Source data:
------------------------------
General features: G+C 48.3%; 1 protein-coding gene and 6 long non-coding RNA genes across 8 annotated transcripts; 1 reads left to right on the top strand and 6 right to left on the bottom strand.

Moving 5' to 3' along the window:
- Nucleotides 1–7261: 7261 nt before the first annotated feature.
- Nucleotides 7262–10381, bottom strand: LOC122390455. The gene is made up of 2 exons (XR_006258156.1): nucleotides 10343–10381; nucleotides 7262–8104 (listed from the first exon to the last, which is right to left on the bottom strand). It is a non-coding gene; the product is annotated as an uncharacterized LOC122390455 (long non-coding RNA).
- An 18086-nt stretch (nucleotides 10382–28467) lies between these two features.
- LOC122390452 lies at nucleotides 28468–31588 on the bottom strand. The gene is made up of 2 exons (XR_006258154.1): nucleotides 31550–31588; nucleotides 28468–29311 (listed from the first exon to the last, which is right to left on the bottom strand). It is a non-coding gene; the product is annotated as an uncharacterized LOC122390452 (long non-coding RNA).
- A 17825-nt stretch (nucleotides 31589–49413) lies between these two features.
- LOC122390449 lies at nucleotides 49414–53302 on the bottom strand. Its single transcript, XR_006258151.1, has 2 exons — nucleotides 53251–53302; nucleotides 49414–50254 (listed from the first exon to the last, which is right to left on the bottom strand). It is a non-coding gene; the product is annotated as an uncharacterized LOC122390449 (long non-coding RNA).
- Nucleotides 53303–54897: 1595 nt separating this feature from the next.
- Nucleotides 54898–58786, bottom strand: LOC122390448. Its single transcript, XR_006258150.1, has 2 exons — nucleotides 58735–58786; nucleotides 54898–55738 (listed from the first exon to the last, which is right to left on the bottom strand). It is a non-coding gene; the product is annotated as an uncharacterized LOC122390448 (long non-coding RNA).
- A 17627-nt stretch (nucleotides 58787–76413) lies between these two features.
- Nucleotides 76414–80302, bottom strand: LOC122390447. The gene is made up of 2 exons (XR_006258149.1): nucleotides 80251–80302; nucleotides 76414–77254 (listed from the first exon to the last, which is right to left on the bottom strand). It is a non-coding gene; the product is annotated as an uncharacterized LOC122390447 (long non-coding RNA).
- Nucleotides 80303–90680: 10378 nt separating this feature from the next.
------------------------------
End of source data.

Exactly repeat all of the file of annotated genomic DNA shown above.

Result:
General features: G+C 48.3%; 1 protein-coding gene and 6 long non-coding RNA genes across 8 annotated transcripts; 1 reads left to right on the top strand and 6 right to left on the bottom strand.

Moving 5' to 3' along the window:
- Nucleotides 1–7261: 7261 nt before the first annotated feature.
- Nucleotides 7262–10381, bottom strand: LOC122390455. The gene is made up of 2 exons (XR_006258156.1): nucleotides 10343–10381; nucleotides 7262–8104 (listed from the first exon to the last, which is right to left on the bottom strand). It is a non-coding gene; the product is annotated as an uncharacterized LOC122390455 (long non-coding RNA).
- An 18086-nt stretch (nucleotides 10382–28467) lies between these two features.
- LOC122390452 lies at nucleotides 28468–31588 on the bottom strand. The gene is made up of 2 exons (XR_006258154.1): nucleotides 31550–31588; nucleotides 28468–29311 (listed from the first exon to the last, which is right to left on the bottom strand). It is a non-coding gene; the product is annotated as an uncharacterized LOC122390452 (long non-coding RNA).
- A 17825-nt stretch (nucleotides 31589–49413) lies between these two features.
- LOC122390449 lies at nucleotides 49414–53302 on the bottom strand. Its single transcript, XR_006258151.1, has 2 exons — nucleotides 53251–53302; nucleotides 49414–50254 (listed from the first exon to the last, which is right to left on the bottom strand). It is a non-coding gene; the product is annotated as an uncharacterized LOC122390449 (long non-coding RNA).
- Nucleotides 53303–54897: 1595 nt separating this feature from the next.
- Nucleotides 54898–58786, bottom strand: LOC122390448. Its single transcript, XR_006258150.1, has 2 exons — nucleotides 58735–58786; nucleotides 54898–55738 (listed from the first exon to the last, which is right to left on the bottom strand). It is a non-coding gene; the product is annotated as an uncharacterized LOC122390448 (long non-coding RNA).
- A 17627-nt stretch (nucleotides 58787–76413) lies between these two features.
- Nucleotides 76414–80302, bottom strand: LOC122390447. The gene is made up of 2 exons (XR_006258149.1): nucleotides 80251–80302; nucleotides 76414–77254 (listed from the first exon to the last, which is right to left on the bottom strand). It is a non-coding gene; the product is annotated as an uncharacterized LOC122390447 (long non-coding RNA).
- Nucleotides 80303–90680: 10378 nt separating this feature from the next.